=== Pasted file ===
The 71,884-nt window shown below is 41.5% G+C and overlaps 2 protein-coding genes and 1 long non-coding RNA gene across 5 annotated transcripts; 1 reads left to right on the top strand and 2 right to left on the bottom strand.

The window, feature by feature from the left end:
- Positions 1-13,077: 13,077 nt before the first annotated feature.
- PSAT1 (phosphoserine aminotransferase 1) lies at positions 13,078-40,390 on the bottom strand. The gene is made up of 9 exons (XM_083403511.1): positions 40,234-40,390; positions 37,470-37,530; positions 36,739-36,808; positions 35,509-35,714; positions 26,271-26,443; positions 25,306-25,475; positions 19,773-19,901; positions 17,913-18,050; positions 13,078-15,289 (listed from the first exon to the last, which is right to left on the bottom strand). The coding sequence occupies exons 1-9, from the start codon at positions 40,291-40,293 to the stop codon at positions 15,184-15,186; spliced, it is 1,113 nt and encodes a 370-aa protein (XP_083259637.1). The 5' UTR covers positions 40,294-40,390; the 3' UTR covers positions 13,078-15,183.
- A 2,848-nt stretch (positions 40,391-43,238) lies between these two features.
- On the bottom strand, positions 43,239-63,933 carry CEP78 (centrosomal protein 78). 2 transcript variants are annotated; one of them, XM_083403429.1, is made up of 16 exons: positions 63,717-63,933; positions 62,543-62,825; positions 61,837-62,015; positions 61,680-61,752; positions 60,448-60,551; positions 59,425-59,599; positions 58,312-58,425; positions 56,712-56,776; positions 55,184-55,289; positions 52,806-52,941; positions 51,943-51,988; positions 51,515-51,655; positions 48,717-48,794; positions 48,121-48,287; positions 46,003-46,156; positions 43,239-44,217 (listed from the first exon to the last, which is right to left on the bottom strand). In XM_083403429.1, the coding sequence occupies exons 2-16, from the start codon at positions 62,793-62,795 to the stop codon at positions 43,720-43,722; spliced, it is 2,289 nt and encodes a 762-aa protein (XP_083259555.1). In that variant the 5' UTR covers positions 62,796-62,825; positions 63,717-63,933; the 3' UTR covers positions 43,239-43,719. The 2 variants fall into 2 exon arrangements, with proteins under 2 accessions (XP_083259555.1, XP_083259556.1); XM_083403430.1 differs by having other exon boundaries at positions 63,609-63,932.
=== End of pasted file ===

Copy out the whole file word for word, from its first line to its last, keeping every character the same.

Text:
The 71,884-nt window shown below is 41.5% G+C and overlaps 2 protein-coding genes and 1 long non-coding RNA gene across 5 annotated transcripts; 1 reads left to right on the top strand and 2 right to left on the bottom strand.

The window, feature by feature from the left end:
- Positions 1-13,077: 13,077 nt before the first annotated feature.
- PSAT1 (phosphoserine aminotransferase 1) lies at positions 13,078-40,390 on the bottom strand. The gene is made up of 9 exons (XM_083403511.1): positions 40,234-40,390; positions 37,470-37,530; positions 36,739-36,808; positions 35,509-35,714; positions 26,271-26,443; positions 25,306-25,475; positions 19,773-19,901; positions 17,913-18,050; positions 13,078-15,289 (listed from the first exon to the last, which is right to left on the bottom strand). The coding sequence occupies exons 1-9, from the start codon at positions 40,291-40,293 to the stop codon at positions 15,184-15,186; spliced, it is 1,113 nt and encodes a 370-aa protein (XP_083259637.1). The 5' UTR covers positions 40,294-40,390; the 3' UTR covers positions 13,078-15,183.
- A 2,848-nt stretch (positions 40,391-43,238) lies between these two features.
- On the bottom strand, positions 43,239-63,933 carry CEP78 (centrosomal protein 78). 2 transcript variants are annotated; one of them, XM_083403429.1, is made up of 16 exons: positions 63,717-63,933; positions 62,543-62,825; positions 61,837-62,015; positions 61,680-61,752; positions 60,448-60,551; positions 59,425-59,599; positions 58,312-58,425; positions 56,712-56,776; positions 55,184-55,289; positions 52,806-52,941; positions 51,943-51,988; positions 51,515-51,655; positions 48,717-48,794; positions 48,121-48,287; positions 46,003-46,156; positions 43,239-44,217 (listed from the first exon to the last, which is right to left on the bottom strand). In XM_083403429.1, the coding sequence occupies exons 2-16, from the start codon at positions 62,793-62,795 to the stop codon at positions 43,720-43,722; spliced, it is 2,289 nt and encodes a 762-aa protein (XP_083259555.1). In that variant the 5' UTR covers positions 62,796-62,825; positions 63,717-63,933; the 3' UTR covers positions 43,239-43,719. The 2 variants fall into 2 exon arrangements, with proteins under 2 accessions (XP_083259555.1, XP_083259556.1); XM_083403430.1 differs by having other exon boundaries at positions 63,609-63,932.